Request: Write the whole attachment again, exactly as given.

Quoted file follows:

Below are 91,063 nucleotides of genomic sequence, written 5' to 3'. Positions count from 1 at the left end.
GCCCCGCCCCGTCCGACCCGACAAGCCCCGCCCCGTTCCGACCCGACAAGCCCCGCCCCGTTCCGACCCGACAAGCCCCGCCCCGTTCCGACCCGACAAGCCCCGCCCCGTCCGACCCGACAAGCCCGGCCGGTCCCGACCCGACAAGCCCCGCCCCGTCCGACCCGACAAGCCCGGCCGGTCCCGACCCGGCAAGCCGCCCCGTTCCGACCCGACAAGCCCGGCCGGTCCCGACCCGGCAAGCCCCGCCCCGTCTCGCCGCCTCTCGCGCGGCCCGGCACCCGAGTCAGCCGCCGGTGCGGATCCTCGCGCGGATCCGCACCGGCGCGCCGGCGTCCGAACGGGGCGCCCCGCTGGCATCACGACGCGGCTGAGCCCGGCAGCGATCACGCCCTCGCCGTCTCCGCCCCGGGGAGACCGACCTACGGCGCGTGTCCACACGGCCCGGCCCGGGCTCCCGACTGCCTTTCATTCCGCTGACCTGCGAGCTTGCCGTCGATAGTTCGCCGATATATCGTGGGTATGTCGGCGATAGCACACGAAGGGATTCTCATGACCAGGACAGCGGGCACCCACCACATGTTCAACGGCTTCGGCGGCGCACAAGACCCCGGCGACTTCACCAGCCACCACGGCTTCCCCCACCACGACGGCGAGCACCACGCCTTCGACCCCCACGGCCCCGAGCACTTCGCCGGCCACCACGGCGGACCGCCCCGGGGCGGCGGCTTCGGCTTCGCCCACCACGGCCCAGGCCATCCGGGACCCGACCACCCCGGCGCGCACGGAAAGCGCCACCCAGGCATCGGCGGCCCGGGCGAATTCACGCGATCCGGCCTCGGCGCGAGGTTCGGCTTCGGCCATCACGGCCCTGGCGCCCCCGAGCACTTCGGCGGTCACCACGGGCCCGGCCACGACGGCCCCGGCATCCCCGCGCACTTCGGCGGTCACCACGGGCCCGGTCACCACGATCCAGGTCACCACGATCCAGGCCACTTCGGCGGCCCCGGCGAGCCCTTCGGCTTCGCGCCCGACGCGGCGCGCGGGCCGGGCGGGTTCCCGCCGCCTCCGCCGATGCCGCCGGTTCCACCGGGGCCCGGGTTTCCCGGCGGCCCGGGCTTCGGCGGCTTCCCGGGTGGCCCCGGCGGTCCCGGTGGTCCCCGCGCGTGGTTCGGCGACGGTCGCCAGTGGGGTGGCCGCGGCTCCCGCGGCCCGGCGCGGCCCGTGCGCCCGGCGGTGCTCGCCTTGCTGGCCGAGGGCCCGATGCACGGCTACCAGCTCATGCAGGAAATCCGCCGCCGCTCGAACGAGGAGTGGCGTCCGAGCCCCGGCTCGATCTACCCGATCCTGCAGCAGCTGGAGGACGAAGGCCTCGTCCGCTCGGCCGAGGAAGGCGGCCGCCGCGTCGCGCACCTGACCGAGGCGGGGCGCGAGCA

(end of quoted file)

Below are 91,063 nucleotides of genomic sequence, written 5' to 3'. Positions count from 1 at the left end.
GCCCCGCCCCGTCCGACCCGACAAGCCCCGCCCCGTTCCGACCCGACAAGCCCCGCCCCGTTCCGACCCGACAAGCCCCGCCCCGTTCCGACCCGACAAGCCCCGCCCCGTCCGACCCGACAAGCCCGGCCGGTCCCGACCCGACAAGCCCCGCCCCGTCCGACCCGACAAGCCCGGCCGGTCCCGACCCGGCAAGCCGCCCCGTTCCGACCCGACAAGCCCGGCCGGTCCCGACCCGGCAAGCCCCGCCCCGTCTCGCCGCCTCTCGCGCGGCCCGGCACCCGAGTCAGCCGCCGGTGCGGATCCTCGCGCGGATCCGCACCGGCGCGCCGGCGTCCGAACGGGGCGCCCCGCTGGCATCACGACGCGGCTGAGCCCGGCAGCGATCACGCCCTCGCCGTCTCCGCCCCGGGGAGACCGACCTACGGCGCGTGTCCACACGGCCCGGCCCGGGCTCCCGACTGCCTTTCATTCCGCTGACCTGCGAGCTTGCCGTCGATAGTTCGCCGATATATCGTGGGTATGTCGGCGATAGCACACGAAGGGATTCTCATGACCAGGACAGCGGGCACCCACCACATGTTCAACGGCTTCGGCGGCGCACAAGACCCCGGCGACTTCACCAGCCACCACGGCTTCCCCCACCACGACGGCGAGCACCACGCCTTCGACCCCCACGGCCCCGAGCACTTCGCCGGCCACCACGGCGGACCGCCCCGGGGCGGCGGCTTCGGCTTCGCCCACCACGGCCCAGGCCATCCGGGACCCGACCACCCCGGCGCGCACGGAAAGCGCCACCCAGGCATCGGCGGCCCGGGCGAATTCACGCGATCCGGCCTCGGCGCGAGGTTCGGCTTCGGCCATCACGGCCCTGGCGCCCCCGAGCACTTCGGCGGTCACCACGGGCCCGGCCACGACGGCCCCGGCATCCCCGCGCACTTCGGCGGTCACCACGGGCCCGGTCACCACGATCCAGGTCACCACGATCCAGGCCACTTCGGCGGCCCCGGCGAGCCCTTCGGCTTCGCGCCCGACGCGGCGCGCGGGCCGGGCGGGTTCCCGCCGCCTCCGCCGATGCCGCCGGTTCCACCGGGGCCCGGGTTTCCCGGCGGCCCGGGCTTCGGCGGCTTCCCGGGTGGCCCCGGCGGTCCCGGTGGTCCCCGCGCGTGGTTCGGCGACGGTCGCCAGTGGGGTGGCCGCGGCTCCCGCGGCCCGGCGCGGCCCGTGCGCCCGGCGGTGCTCGCCTTGCTGGCCGAGGGCCCGATGCACGGCTACCAGCTCATGCAGGAAATCCGCCGCCGCTCGAACGAGGAGTGGCGTCCGAGCCCCGGCTCGATCTACCCGATCCTGCAGCAGCTGGAGGACGAAGGCCTCGTCCGCTCGGCCGAGGAAGGCGGCCGCCGCGTCGCGCACCTGACCGAGGCGGGGCGCGAGCA